I think I found a bug in JUCE:
I tried using juce::Array<juce::AudioBuffer to hold several audio buffers.
I added them into the Array using Array::add().
I referenced a buffer from the array (the last one in my case). Then I took its getWritePointer() and wrote a number into the audio data.
Then I took getReadPointer() and scanned through the whole list.
Then I checked specifically if the value I wrote there originally exists. It did not. I got 0.0f instead of the number I had written there.
The value is there if I check it’s existence right after I have written it there. If I read through the buffer in any way, the value disappears, which probably means that the value was read from CPU cache instead of memory. Which probably implies that the audio buffers memory is not initialized and relies in some unmananged area.
The bug goes away if I don’t use juce::Array, but change it to juce::OwnedArray.
How are you doing that?
juce::Array::getLast() returns a copy of the last element, not a reference or a pointer. So if you’ve used that, or any of the other accessors that return copies (e.g.
operator), then any changes you make aren’t going to persist.
I’m pretty sure that you are not experiencing a bug, but – as @ImJimmi already pointed out – completely documented but still unintuitive behaviour of the
juce::Array class. It just eturn copies where you would intuitively expect them to return references in a lot of places.
This is one of the main reasons that we switched to
std::vector as our go-to container quite a while ago, even if the
juce::Array has some nice implementation details under the hood. And I’ve got the impression that even the juce team uses
std::vector more and more in their own implementations.
It should probably become very obvious if you assigned the value to an intermediate reference in your code like e.g.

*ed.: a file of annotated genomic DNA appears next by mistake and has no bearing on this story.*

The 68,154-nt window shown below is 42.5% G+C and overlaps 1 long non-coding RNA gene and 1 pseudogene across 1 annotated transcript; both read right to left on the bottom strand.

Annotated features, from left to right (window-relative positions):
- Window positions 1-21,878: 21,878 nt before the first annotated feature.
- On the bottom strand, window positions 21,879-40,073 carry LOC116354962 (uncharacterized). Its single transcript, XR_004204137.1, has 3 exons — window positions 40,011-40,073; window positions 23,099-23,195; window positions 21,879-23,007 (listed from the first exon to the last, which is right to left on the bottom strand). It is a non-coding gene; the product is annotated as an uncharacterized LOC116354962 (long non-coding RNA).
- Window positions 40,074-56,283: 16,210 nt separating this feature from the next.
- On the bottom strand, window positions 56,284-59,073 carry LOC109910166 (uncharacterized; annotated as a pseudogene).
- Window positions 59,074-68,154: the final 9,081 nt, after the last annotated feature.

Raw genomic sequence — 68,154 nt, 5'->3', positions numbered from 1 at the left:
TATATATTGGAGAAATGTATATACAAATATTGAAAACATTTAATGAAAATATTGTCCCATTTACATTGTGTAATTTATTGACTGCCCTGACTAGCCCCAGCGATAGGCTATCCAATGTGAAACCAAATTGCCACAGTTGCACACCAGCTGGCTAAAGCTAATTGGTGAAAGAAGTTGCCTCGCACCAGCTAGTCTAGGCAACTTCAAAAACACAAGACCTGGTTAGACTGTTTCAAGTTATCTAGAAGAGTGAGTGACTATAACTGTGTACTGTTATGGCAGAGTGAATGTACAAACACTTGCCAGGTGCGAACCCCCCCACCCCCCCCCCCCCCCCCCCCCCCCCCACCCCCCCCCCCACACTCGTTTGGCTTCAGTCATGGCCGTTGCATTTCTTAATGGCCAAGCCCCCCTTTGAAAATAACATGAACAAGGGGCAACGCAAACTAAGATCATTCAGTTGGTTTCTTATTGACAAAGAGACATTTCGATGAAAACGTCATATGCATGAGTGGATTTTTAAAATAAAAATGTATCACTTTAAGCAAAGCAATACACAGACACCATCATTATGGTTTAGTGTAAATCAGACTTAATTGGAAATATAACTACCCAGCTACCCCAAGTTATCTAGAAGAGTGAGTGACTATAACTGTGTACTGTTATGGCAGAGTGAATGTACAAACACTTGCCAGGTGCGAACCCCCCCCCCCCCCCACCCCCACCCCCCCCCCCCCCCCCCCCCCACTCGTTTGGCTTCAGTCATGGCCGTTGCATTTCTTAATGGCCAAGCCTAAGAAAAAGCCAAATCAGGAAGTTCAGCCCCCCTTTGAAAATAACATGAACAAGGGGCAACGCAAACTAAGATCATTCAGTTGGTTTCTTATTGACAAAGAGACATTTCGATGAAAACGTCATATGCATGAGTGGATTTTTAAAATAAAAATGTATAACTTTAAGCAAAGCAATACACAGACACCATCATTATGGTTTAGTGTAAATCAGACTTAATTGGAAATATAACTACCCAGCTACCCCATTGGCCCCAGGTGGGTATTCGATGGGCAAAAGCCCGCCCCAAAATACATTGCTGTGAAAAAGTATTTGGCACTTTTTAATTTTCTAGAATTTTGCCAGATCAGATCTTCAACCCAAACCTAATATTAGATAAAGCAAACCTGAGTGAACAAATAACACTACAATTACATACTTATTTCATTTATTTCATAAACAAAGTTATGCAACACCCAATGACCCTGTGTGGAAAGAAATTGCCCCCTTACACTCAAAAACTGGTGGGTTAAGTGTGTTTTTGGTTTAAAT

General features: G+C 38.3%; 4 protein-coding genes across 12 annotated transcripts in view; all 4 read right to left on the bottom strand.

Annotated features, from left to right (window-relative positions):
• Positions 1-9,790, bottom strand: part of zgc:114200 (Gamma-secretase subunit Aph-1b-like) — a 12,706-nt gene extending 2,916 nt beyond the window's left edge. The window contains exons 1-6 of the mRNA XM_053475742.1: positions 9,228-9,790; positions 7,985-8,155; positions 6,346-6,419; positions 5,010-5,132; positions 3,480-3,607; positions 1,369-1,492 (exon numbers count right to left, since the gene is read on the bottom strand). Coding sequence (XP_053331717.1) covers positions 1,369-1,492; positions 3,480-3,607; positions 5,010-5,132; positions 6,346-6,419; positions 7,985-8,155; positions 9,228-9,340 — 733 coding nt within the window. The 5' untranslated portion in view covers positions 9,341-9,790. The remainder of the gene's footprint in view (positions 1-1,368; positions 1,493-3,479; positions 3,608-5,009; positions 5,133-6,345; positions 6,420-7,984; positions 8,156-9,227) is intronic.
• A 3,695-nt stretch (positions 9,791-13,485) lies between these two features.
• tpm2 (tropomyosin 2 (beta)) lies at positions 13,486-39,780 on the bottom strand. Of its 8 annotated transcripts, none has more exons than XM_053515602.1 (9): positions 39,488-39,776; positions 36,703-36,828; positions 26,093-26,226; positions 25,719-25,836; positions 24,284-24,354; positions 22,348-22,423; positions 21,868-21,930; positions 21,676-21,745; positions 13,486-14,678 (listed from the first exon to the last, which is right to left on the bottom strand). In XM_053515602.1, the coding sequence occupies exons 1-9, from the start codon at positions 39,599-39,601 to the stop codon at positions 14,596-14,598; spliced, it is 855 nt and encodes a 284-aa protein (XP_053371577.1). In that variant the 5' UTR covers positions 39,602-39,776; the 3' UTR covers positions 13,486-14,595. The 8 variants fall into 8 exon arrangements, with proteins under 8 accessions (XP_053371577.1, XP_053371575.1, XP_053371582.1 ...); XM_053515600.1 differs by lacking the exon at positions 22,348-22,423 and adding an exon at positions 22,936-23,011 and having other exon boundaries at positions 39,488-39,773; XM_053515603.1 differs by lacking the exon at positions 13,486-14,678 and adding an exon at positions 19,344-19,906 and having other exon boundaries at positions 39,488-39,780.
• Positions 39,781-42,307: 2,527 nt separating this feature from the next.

auto& buffer = myAudioBuffers;
jassert (buffer.getNumberOfChannels() > 1);
This assignment should not even compile as you are assigning a temporary object to a reference.
Given that this Array::operator killed so many developer hours, I vote strongly to deprecate it and remove it. Changing it to the correct behaviour would lead to tons of silent bugs.
Either you torture existing users or coming users.
To add some commedy to the drama, there is this:
ElementType operator (int index) const;
ElementType & operator (const int index);
And for more entertainment, Array is not inheriting ArrayBase, but is rather composed of an ArrayBase.
I think it is great not to inherit ArrayBase, but calling it Base and not inheriting of it is genius
(I wouldn’t mind to replace juce::Array with std::vector, but I know there is a special relationship in the JUCE team towards juce::Array…)
You guys seem to be right. What I was doing was this with the Array of AudioBuffers:
There’s the operator .
Now that I think of it, it remember running into this same problem before. Somehow it’s so unintuitive detail of the Array that I always forget that I shouldn’t do that.
I highly vote for making that feature deprecated and wiping it under he carpet.
If we’re going to deprecate anything, I’d say to deprecate the whole
juce::Array class and start from scratch.
Call the new one
juce::DynamicArray to avoid confusion with
std::array which works very differently, and make sure all the accessors return references by default.
Something that would really make JUCE’s array class be a good replacement for
std::vector would be to add methods like
Shameless self-promotion: If you are interested in something like that you might want to have a look at the project which I presented at ADC: GitHub - sonible/VCTR: A powerful C++ 20 wrapper around your favorite standard library containers
It’s still in an early beta phase and not feature complete yet but will offer the exact features you are mentioning plus a ton of cool math stuff for numerical vectors once it reached version 1.0 – probably in the beginning of 2023